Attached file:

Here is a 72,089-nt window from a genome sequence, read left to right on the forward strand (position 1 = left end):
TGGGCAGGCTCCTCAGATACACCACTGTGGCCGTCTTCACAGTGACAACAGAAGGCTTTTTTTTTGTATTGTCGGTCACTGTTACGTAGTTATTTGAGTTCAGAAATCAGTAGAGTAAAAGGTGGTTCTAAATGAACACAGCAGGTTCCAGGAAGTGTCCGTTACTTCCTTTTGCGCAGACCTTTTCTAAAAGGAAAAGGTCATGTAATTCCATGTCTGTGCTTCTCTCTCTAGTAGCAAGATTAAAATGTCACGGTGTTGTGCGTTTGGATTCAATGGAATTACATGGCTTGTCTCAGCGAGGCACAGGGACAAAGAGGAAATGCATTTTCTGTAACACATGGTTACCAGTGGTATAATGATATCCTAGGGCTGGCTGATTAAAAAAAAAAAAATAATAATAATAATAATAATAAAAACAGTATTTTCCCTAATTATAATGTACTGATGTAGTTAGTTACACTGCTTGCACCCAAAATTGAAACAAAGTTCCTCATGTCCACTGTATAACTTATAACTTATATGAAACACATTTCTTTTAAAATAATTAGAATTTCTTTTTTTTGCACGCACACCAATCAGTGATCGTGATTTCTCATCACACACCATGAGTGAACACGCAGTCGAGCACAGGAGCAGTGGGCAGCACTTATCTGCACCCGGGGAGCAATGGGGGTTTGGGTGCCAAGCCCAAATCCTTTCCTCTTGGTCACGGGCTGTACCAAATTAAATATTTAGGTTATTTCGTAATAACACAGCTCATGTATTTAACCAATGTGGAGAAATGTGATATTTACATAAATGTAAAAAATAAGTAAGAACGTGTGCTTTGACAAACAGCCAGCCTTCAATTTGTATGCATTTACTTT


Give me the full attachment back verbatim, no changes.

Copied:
Here is a 72,089-nt window from a genome sequence, read left to right on the forward strand (position 1 = left end):
TGGGCAGGCTCCTCAGATACACCACTGTGGCCGTCTTCACAGTGACAACAGAAGGCTTTTTTTTTGTATTGTCGGTCACTGTTACGTAGTTATTTGAGTTCAGAAATCAGTAGAGTAAAAGGTGGTTCTAAATGAACACAGCAGGTTCCAGGAAGTGTCCGTTACTTCCTTTTGCGCAGACCTTTTCTAAAAGGAAAAGGTCATGTAATTCCATGTCTGTGCTTCTCTCTCTAGTAGCAAGATTAAAATGTCACGGTGTTGTGCGTTTGGATTCAATGGAATTACATGGCTTGTCTCAGCGAGGCACAGGGACAAAGAGGAAATGCATTTTCTGTAACACATGGTTACCAGTGGTATAATGATATCCTAGGGCTGGCTGATTAAAAAAAAAAAAATAATAATAATAATAATAATAAAAACAGTATTTTCCCTAATTATAATGTACTGATGTAGTTAGTTACACTGCTTGCACCCAAAATTGAAACAAAGTTCCTCATGTCCACTGTATAACTTATAACTTATATGAAACACATTTCTTTTAAAATAATTAGAATTTCTTTTTTTTGCACGCACACCAATCAGTGATCGTGATTTCTCATCACACACCATGAGTGAACACGCAGTCGAGCACAGGAGCAGTGGGCAGCACTTATCTGCACCCGGGGAGCAATGGGGGTTTGGGTGCCAAGCCCAAATCCTTTCCTCTTGGTCACGGGCTGTACCAAATTAAATATTTAGGTTATTTCGTAATAACACAGCTCATGTATTTAACCAATGTGGAGAAATGTGATATTTACATAAATGTAAAAAATAAGTAAGAACGTGTGCTTTGACAAACAGCCAGCCTTCAATTTGTATGCATTTACTTT